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Consider pharmacological treatment.

The following pharmacotherapies for alcohol-dependent patients have well-established efficacy and moderate effectiveness, particularly as part of a comprehensive program of treatment (see Table 7 for implementation guidelines):

  • Naltrexone can attenuate some of the reinforcing effects of alcohol and lead to reduced drinking and resolution of alcohol-related problems. A long-acting injectable preparation may promote adherence, but published research is limited and FDA approval is pending.

  • Disulfiram can help deter subsequent "slips" by causing a highly aversive reaction after a patient has even a single drink.

  • Acamprosate may decrease alcohol craving in recently abstinent individuals.

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TABLE 7. Implementation of Pharmacotherapies for Alcohol-Dependent Patients

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Table Reference Number
TABLE 7. Implementation of Pharmacotherapies for Alcohol-Dependent Patients

Treat or prevent common neurological sequelae of chronic alcohol use by routinely giving thiamine if moderate to severe alcohol use is present.

  • Korsakoff'€™s syndrome (alcohol amnestic disorder) should be treated vigorously with B-complex vitamins (e.g., thiamine, 50–100 mg/day i.m. or i.v.), usually after adequate fluids and glucose levels are maintained.

Consider if pharmacotherapy is needed to treat comorbid psychiatric conditions.

  • For many patients, signs and symptoms of depression and anxiety may not require pharmacotherapy but instead are related to alcohol intoxication or withdrawal and remit in the first few weeks of abstinence. Treatment of nondepressed alcoholic patients with SSRIs appears to be ineffective.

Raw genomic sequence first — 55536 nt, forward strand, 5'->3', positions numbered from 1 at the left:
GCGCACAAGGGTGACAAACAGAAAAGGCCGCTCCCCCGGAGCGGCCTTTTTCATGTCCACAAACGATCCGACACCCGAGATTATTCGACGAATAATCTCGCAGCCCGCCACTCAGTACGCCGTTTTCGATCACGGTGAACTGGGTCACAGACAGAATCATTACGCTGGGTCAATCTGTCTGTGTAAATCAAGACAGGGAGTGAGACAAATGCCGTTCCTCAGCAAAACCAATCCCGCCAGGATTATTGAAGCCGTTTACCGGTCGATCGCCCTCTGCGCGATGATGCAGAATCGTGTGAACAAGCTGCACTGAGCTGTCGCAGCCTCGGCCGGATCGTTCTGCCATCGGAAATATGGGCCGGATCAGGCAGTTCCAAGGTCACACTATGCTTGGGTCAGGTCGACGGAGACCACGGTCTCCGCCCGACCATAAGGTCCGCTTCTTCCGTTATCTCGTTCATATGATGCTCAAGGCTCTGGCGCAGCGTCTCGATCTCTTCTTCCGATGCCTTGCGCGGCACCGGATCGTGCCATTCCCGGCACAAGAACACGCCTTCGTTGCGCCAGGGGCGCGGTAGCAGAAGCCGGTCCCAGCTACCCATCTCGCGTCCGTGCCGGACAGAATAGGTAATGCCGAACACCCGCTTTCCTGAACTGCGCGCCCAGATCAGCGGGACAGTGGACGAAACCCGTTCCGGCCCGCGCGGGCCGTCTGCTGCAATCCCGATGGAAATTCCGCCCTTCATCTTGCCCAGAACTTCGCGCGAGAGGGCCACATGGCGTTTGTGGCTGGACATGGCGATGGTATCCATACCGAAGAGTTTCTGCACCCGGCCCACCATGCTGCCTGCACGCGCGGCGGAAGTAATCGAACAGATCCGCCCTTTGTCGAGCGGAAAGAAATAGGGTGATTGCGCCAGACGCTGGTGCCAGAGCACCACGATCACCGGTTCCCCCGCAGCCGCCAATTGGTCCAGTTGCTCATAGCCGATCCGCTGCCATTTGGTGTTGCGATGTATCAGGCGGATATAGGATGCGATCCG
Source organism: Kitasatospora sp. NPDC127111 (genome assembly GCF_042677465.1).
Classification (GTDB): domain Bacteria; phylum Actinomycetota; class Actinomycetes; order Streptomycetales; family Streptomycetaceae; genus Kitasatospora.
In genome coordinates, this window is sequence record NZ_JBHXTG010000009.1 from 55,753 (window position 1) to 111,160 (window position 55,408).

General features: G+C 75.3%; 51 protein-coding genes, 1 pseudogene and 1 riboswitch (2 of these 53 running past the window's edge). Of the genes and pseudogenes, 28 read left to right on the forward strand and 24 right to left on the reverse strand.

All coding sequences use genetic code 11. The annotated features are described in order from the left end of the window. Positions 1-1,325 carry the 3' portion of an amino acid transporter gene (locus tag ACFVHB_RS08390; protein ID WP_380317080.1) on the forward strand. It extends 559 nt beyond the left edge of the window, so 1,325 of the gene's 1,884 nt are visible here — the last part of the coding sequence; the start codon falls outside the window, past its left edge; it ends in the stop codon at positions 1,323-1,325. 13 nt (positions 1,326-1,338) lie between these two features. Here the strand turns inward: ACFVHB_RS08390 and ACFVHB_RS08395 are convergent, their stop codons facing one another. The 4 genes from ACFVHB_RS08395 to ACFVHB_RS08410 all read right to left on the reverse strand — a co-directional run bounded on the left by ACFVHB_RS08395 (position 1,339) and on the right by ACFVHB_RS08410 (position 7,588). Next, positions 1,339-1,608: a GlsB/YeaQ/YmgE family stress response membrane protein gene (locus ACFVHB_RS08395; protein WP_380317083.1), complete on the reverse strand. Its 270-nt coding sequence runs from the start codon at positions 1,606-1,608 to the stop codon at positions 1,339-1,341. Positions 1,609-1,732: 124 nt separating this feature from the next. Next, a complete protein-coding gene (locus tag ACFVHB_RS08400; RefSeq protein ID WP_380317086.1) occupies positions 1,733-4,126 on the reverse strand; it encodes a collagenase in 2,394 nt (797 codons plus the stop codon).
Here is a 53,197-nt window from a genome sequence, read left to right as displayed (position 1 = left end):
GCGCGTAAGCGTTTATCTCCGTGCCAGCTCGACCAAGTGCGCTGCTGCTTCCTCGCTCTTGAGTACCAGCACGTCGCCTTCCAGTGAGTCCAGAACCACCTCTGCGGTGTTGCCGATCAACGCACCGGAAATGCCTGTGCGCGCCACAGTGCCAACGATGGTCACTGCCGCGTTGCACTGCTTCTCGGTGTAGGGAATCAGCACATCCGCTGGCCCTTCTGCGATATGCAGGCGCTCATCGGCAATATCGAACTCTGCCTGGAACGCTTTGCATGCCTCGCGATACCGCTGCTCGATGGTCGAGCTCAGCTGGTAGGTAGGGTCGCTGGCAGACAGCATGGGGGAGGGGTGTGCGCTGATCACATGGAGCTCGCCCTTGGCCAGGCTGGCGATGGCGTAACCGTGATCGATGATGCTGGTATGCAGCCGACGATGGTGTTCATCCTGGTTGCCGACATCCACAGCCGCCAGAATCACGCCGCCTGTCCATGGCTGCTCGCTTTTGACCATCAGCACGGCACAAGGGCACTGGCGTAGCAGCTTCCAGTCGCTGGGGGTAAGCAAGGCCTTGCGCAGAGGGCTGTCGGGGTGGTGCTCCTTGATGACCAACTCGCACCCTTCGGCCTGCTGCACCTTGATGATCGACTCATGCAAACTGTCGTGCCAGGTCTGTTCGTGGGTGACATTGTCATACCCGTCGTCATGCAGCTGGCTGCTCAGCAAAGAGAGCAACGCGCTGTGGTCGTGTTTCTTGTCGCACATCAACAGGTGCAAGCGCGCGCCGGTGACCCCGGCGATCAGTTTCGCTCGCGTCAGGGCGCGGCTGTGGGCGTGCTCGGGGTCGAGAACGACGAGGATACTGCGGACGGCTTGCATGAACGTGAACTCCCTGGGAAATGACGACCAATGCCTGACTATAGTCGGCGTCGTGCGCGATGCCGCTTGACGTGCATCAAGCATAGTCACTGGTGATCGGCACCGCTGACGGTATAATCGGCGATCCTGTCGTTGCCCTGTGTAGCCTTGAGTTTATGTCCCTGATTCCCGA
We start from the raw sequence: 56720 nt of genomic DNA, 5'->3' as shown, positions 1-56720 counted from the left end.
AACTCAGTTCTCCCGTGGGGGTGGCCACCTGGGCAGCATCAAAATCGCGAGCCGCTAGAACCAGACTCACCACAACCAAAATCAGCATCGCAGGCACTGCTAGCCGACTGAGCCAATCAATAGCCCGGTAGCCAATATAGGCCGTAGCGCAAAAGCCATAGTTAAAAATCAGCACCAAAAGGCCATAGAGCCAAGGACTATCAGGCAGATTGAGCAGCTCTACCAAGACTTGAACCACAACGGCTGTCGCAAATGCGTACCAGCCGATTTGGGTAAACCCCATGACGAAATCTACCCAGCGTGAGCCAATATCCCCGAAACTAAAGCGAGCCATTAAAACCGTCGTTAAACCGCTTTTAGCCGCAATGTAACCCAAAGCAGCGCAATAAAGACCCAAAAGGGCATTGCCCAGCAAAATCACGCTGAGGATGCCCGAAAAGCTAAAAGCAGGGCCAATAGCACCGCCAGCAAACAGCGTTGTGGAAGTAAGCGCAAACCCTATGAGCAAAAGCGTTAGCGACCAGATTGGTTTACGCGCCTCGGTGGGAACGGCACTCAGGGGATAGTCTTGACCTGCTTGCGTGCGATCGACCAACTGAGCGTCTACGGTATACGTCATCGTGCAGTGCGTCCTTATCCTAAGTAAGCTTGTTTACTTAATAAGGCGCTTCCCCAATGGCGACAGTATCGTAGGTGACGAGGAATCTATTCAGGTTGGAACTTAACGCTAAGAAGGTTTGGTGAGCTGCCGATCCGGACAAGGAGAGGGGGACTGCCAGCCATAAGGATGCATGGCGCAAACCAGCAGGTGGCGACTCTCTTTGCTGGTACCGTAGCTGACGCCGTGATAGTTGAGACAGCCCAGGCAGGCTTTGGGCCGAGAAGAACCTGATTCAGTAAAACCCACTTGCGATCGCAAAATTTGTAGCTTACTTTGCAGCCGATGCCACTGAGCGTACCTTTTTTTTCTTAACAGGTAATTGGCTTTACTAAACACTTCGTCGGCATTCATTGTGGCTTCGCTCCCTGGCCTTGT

• For alcoholic hallucinosis during or after cessation of prolonged alcohol use, antipsychotic medication should be considered.

Consider providing psychosocial treatment.

Potentially helpful treatments include the following:

  • Cognitive-behavioral therapies aimed at improving self-control and social skills

  • Motivational enhancement therapy (MET)

  • 12-step facilitation therapy

  • Behavioral therapies

  • Marital and family therapy

  • Group therapies

  • Psychodynamic/interpersonal therapies

  • Brief interventions (i.e., abbreviated assessments of drinking severity and related problems and provision of motivational feedback and advice)

  • Aftercare, which may include partial hospitalization, outpatient care, or self-help group involvement and which may help maintain abstinence during the period following an intensive treatment intervention (e.g., hospital or residential care)

  • Self-help groups and 12-step–oriented groups, such as Alcoholics Anonymous

Table Reference Number
TABLE 7. Implementation of Pharmacotherapies for Alcohol-Dependent Patients

References

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